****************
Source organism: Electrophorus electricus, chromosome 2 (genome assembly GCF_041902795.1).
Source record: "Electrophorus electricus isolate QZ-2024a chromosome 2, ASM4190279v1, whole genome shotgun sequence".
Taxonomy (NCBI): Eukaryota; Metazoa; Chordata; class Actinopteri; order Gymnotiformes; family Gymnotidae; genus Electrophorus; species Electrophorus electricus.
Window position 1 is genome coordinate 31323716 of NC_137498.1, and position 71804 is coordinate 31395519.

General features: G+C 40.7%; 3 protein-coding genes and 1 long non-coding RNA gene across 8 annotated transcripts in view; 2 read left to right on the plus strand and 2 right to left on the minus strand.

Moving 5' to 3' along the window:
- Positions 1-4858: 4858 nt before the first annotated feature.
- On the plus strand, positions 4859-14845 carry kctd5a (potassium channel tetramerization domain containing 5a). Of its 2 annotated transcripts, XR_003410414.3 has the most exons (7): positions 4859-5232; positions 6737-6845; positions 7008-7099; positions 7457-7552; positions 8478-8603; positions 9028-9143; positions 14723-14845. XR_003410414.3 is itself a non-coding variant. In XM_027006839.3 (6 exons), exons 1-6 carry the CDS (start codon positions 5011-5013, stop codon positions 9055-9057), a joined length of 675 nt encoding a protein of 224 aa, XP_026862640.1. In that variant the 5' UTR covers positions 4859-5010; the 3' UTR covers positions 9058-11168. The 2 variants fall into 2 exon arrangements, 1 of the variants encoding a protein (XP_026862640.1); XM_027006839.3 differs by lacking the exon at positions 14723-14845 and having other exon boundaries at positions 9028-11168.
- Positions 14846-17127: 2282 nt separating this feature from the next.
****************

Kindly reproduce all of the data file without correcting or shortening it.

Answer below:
Source organism: Electrophorus electricus, chromosome 2 (genome assembly GCF_041902795.1).
Source record: "Electrophorus electricus isolate QZ-2024a chromosome 2, ASM4190279v1, whole genome shotgun sequence".
Taxonomy (NCBI): Eukaryota; Metazoa; Chordata; class Actinopteri; order Gymnotiformes; family Gymnotidae; genus Electrophorus; species Electrophorus electricus.
Window position 1 is genome coordinate 31323716 of NC_137498.1, and position 71804 is coordinate 31395519.

General features: G+C 40.7%; 3 protein-coding genes and 1 long non-coding RNA gene across 8 annotated transcripts in view; 2 read left to right on the plus strand and 2 right to left on the minus strand.

Moving 5' to 3' along the window:
- Positions 1-4858: 4858 nt before the first annotated feature.
- On the plus strand, positions 4859-14845 carry kctd5a (potassium channel tetramerization domain containing 5a). Of its 2 annotated transcripts, XR_003410414.3 has the most exons (7): positions 4859-5232; positions 6737-6845; positions 7008-7099; positions 7457-7552; positions 8478-8603; positions 9028-9143; positions 14723-14845. XR_003410414.3 is itself a non-coding variant. In XM_027006839.3 (6 exons), exons 1-6 carry the CDS (start codon positions 5011-5013, stop codon positions 9055-9057), a joined length of 675 nt encoding a protein of 224 aa, XP_026862640.1. In that variant the 5' UTR covers positions 4859-5010; the 3' UTR covers positions 9058-11168. The 2 variants fall into 2 exon arrangements, 1 of the variants encoding a protein (XP_026862640.1); XM_027006839.3 differs by lacking the exon at positions 14723-14845 and having other exon boundaries at positions 9028-11168.
- Positions 14846-17127: 2282 nt separating this feature from the next.